This week’s news about Harvard neurosurgeon Dr Eben Alexander III‘s near-death experience during a meningitis-induced coma has re-energised the debate about what light science can shed on questions about the afterlife. This divisive issue has generated a considerable body of scholarly and non-fiction writing for over a century, exploring the differences between scientific and divine truth, and the possibility of using science to prove definitively whether or not a form of life or consciousness exists after death. From the philosophical rationalisations of Richard Dawkins to the direct challenge by physicist Simon Singh to the television psychic Sally Morgan to undergo a scientific test under laboratory conditions to prove her ability, the burden has remained with believers and practitioners of the paranormal possibilities to provide indisputable scientific evidence of their position. Several institutions are engaged in the disproof from the scientific angle, including James Randi’s Educational Foundation, whose mission is to “help people defend themselves from paranormal and pseudoscientific claims”, while in the UK one of Britain’s leading psychologists, Professor Chris French, is a leading figure in a larger skeptical movement who have proposed that a very simple test would be able to prove one way or the other if psychics are genuinely speaking to the spirits of those who have died.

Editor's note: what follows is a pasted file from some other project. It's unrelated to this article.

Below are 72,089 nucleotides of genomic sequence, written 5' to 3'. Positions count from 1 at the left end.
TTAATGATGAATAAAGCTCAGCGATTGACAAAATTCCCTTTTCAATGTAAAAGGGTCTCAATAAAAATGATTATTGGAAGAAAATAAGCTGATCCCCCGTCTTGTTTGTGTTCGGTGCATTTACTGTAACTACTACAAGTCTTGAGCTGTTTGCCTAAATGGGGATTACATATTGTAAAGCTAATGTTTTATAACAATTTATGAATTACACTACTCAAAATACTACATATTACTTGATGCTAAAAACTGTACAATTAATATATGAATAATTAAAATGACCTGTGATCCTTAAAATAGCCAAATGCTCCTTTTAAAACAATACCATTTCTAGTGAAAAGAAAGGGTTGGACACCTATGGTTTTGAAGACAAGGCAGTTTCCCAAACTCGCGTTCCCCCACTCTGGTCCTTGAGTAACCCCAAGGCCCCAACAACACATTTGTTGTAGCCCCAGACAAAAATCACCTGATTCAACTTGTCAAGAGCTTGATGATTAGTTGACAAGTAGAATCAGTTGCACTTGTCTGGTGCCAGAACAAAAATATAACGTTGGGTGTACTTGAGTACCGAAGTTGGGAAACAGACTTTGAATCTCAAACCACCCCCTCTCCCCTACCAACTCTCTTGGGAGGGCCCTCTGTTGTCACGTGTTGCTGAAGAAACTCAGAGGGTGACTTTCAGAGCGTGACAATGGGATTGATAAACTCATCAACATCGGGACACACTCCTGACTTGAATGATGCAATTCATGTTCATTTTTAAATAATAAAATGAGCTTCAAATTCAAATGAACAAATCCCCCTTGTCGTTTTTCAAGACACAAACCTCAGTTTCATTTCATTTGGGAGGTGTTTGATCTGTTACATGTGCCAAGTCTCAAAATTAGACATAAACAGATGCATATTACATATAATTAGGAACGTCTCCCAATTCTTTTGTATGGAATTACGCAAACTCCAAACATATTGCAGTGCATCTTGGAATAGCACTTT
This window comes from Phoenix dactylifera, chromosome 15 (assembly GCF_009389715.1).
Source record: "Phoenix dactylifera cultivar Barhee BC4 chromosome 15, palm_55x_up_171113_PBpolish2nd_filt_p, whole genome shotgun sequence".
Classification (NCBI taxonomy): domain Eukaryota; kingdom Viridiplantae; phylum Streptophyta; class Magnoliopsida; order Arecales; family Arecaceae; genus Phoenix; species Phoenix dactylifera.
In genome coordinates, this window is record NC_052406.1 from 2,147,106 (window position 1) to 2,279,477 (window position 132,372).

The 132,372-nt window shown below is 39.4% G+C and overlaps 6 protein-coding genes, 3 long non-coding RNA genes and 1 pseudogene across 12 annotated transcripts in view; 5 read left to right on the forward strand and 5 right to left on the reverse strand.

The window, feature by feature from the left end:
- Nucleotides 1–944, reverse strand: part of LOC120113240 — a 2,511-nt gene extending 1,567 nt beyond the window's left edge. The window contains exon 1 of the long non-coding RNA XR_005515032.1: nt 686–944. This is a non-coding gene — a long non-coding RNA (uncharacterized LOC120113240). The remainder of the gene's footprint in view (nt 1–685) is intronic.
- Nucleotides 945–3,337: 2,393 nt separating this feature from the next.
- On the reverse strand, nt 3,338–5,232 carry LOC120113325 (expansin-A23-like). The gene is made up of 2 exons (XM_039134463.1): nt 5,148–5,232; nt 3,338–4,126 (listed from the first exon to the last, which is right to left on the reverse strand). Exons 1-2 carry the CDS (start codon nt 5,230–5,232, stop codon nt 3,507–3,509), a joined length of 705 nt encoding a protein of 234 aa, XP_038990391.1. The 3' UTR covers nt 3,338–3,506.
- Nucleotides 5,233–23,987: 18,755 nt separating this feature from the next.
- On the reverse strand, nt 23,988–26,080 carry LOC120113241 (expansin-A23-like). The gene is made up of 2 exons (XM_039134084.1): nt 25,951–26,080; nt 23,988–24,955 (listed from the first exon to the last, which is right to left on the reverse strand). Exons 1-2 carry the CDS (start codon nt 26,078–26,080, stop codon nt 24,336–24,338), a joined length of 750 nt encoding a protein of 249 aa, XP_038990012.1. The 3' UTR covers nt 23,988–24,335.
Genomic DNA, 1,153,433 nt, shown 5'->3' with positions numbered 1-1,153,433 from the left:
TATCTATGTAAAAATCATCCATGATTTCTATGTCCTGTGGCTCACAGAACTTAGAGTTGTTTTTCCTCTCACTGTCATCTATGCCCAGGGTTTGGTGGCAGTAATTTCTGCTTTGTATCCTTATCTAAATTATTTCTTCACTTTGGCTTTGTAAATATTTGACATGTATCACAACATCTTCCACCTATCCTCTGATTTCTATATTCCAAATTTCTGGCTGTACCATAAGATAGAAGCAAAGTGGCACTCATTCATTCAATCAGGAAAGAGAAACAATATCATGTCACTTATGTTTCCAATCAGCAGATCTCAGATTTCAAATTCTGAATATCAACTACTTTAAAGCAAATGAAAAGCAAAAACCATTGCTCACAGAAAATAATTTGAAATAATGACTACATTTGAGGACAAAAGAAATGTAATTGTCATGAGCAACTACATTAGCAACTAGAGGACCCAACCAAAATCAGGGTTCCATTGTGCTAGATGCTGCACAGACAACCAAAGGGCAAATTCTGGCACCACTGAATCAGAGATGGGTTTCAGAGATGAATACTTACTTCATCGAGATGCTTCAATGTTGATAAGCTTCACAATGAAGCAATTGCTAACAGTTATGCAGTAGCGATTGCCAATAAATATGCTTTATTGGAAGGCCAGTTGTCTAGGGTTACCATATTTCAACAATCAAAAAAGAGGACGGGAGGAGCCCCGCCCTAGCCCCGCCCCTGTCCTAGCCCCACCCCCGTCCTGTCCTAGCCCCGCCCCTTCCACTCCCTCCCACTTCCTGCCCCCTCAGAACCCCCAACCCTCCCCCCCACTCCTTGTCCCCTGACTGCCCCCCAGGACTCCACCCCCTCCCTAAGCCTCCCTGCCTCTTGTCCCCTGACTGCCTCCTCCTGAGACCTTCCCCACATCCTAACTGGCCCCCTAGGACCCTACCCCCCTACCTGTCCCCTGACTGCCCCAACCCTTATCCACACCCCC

Cynics have been quick to note that Dr Alexander has a recently published book to promote which not only details his experiences, but also no doubt provides more scientific detail about how he drew the conclusion that what he had seen was genuine and not a product of brain chemistry, a topic on which he is an acknowledged professional expert. Dr Alexander explains: “There is no scientific explanation for the fact that while my body lay in coma, my mind—my conscious, inner self—was alive and well. While the neurons of my cortex were stunned to complete inactivity by the Continue reading